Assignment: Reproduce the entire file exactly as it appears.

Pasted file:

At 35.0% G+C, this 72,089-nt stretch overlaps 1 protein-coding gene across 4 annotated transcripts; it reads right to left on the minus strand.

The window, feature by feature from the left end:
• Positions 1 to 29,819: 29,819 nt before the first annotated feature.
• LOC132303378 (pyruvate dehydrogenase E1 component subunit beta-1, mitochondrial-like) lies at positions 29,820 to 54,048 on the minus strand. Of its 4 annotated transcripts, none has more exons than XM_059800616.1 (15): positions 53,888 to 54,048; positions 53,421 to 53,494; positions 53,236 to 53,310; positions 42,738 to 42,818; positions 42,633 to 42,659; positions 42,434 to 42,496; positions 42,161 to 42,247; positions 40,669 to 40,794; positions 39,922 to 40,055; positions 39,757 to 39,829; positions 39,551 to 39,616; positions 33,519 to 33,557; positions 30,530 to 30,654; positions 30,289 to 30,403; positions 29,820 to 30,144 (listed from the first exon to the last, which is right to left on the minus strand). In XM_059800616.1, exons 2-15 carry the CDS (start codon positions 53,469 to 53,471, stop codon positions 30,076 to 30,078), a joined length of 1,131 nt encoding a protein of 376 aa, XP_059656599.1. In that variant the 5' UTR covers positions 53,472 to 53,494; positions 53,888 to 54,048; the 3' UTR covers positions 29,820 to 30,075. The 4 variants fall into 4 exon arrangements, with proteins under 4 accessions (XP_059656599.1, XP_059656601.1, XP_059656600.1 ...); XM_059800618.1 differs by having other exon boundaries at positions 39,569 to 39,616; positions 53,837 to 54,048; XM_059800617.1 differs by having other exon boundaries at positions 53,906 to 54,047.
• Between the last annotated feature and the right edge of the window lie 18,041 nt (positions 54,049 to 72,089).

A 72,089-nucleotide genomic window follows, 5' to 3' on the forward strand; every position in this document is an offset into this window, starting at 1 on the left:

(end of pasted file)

At 35.0% G+C, this 72,089-nt stretch overlaps 1 protein-coding gene across 4 annotated transcripts; it reads right to left on the minus strand.

The window, feature by feature from the left end:
• Positions 1 to 29,819: 29,819 nt before the first annotated feature.
• LOC132303378 (pyruvate dehydrogenase E1 component subunit beta-1, mitochondrial-like) lies at positions 29,820 to 54,048 on the minus strand. Of its 4 annotated transcripts, none has more exons than XM_059800616.1 (15): positions 53,888 to 54,048; positions 53,421 to 53,494; positions 53,236 to 53,310; positions 42,738 to 42,818; positions 42,633 to 42,659; positions 42,434 to 42,496; positions 42,161 to 42,247; positions 40,669 to 40,794; positions 39,922 to 40,055; positions 39,757 to 39,829; positions 39,551 to 39,616; positions 33,519 to 33,557; positions 30,530 to 30,654; positions 30,289 to 30,403; positions 29,820 to 30,144 (listed from the first exon to the last, which is right to left on the minus strand). In XM_059800616.1, exons 2-15 carry the CDS (start codon positions 53,469 to 53,471, stop codon positions 30,076 to 30,078), a joined length of 1,131 nt encoding a protein of 376 aa, XP_059656599.1. In that variant the 5' UTR covers positions 53,472 to 53,494; positions 53,888 to 54,048; the 3' UTR covers positions 29,820 to 30,075. The 4 variants fall into 4 exon arrangements, with proteins under 4 accessions (XP_059656599.1, XP_059656601.1, XP_059656600.1 ...); XM_059800618.1 differs by having other exon boundaries at positions 39,569 to 39,616; positions 53,837 to 54,048; XM_059800617.1 differs by having other exon boundaries at positions 53,906 to 54,047.
• Between the last annotated feature and the right edge of the window lie 18,041 nt (positions 54,049 to 72,089).

A 72,089-nucleotide genomic window follows, 5' to 3' on the forward strand; every position in this document is an offset into this window, starting at 1 on the left: